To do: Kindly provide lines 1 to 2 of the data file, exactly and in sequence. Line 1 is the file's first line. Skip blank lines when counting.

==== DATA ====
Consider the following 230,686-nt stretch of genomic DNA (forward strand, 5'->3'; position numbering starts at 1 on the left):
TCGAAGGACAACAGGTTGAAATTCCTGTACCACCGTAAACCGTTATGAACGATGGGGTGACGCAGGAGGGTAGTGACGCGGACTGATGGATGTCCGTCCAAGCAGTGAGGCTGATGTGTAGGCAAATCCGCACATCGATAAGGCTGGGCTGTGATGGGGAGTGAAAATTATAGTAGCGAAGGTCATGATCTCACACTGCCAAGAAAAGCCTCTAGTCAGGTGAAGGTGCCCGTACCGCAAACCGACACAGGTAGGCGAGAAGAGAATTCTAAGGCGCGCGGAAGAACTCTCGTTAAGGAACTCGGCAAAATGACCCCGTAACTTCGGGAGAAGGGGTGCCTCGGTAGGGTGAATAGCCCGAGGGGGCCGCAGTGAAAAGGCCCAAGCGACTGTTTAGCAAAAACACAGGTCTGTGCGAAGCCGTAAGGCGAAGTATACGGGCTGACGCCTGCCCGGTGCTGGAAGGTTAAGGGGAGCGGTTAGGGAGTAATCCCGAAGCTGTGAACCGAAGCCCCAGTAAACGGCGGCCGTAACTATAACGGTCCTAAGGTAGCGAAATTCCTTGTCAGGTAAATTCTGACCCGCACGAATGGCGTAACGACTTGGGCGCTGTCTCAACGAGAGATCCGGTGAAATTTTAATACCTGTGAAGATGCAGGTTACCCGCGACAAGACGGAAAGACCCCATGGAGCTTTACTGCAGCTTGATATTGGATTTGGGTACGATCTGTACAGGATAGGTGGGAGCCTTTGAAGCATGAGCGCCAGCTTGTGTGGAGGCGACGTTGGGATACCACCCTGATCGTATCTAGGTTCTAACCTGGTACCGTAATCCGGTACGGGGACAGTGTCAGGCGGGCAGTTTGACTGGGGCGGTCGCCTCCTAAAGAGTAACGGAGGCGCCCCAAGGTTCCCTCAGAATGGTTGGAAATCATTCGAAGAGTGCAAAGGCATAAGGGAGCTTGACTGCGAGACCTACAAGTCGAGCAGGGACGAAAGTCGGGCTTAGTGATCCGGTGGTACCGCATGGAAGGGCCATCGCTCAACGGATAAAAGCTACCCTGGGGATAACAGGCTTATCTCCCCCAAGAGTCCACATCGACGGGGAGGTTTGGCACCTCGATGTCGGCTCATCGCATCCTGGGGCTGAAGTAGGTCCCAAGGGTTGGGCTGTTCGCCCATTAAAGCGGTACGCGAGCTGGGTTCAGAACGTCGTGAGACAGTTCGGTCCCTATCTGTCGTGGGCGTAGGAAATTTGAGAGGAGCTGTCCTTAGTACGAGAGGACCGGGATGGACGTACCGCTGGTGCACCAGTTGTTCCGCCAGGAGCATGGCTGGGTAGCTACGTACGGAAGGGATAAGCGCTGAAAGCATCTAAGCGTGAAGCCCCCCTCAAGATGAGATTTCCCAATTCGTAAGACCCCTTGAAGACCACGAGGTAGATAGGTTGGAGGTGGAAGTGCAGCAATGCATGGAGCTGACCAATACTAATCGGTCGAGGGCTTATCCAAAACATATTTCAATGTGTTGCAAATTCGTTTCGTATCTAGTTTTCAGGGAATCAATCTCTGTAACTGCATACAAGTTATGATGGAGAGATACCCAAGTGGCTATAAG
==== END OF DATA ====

Consider the following 230,686-nt stretch of genomic DNA (forward strand, 5'->3'; position numbering starts at 1 on the left):
TCGAAGGACAACAGGTTGAAATTCCTGTACCACCGTAAACCGTTATGAACGATGGGGTGACGCAGGAGGGTAGTGACGCGGACTGATGGATGTCCGTCCAAGCAGTGAGGCTGATGTGTAGGCAAATCCGCACATCGATAAGGCTGGGCTGTGATGGGGAGTGAAAATTATAGTAGCGAAGGTCATGATCTCACACTGCCAAGAAAAGCCTCTAGTCAGGTGAAGGTGCCCGTACCGCAAACCGACACAGGTAGGCGAGAAGAGAATTCTAAGGCGCGCGGAAGAACTCTCGTTAAGGAACTCGGCAAAATGACCCCGTAACTTCGGGAGAAGGGGTGCCTCGGTAGGGTGAATAGCCCGAGGGGGCCGCAGTGAAAAGGCCCAAGCGACTGTTTAGCAAAAACACAGGTCTGTGCGAAGCCGTAAGGCGAAGTATACGGGCTGACGCCTGCCCGGTGCTGGAAGGTTAAGGGGAGCGGTTAGGGAGTAATCCCGAAGCTGTGAACCGAAGCCCCAGTAAACGGCGGCCGTAACTATAACGGTCCTAAGGTAGCGAAATTCCTTGTCAGGTAAATTCTGACCCGCACGAATGGCGTAACGACTTGGGCGCTGTCTCAACGAGAGATCCGGTGAAATTTTAATACCTGTGAAGATGCAGGTTACCCGCGACAAGACGGAAAGACCCCATGGAGCTTTACTGCAGCTTGATATTGGATTTGGGTACGATCTGTACAGGATAGGTGGGAGCCTTTGAAGCATGAGCGCCAGCTTGTGTGGAGGCGACGTTGGGATACCACCCTGATCGTATCTAGGTTCTAACCTGGTACCGTAATCCGGTACGGGGACAGTGTCAGGCGGGCAGTTTGACTGGGGCGGTCGCCTCCTAAAGAGTAACGGAGGCGCCCCAAGGTTCCCTCAGAATGGTTGGAAATCATTCGAAGAGTGCAAAGGCATAAGGGAGCTTGACTGCGAGACCTACAAGTCGAGCAGGGACGAAAGTCGGGCTTAGTGATCCGGTGGTACCGCATGGAAGGGCCATCGCTCAACGGATAAAAGCTACCCTGGGGATAACAGGCTTATCTCCCCCAAGAGTCCACATCGACGGGGAGGTTTGGCACCTCGATGTCGGCTCATCGCATCCTGGGGCTGAAGTAGGTCCCAAGGGTTGGGCTGTTCGCCCATTAAAGCGGTACGCGAGCTGGGTTCAGAACGTCGTGAGACAGTTCGGTCCCTATCTGTCGTGGGCGTAGGAAATTTGAGAGGAGCTGTCCTTAGTACGAGAGGACCGGGATGGACGTACCGCTGGTGCACCAGTTGTTCCGCCAGGAGCATGGCTGGGTAGCTACGTACGGAAGGGATAAGCGCTGAAAGCATCTAAGCGTGAAGCCCCCCTCAAGATGAGATTTCCCAATTCGTAAGACCCCTTGAAGACCACGAGGTAGATAGGTTGGAGGTGGAAGTGCAGCAATGCATGGAGCTGACCAATACTAATCGGTCGAGGGCTTATCCAAAACATATTTCAATGTGTTGCAAATTCGTTTCGTATCTAGTTTTCAGGGAATCAATCTCTGTAACTGCATACAAGTTATGATGGAGAGATACCCAAGTGGCTATAAG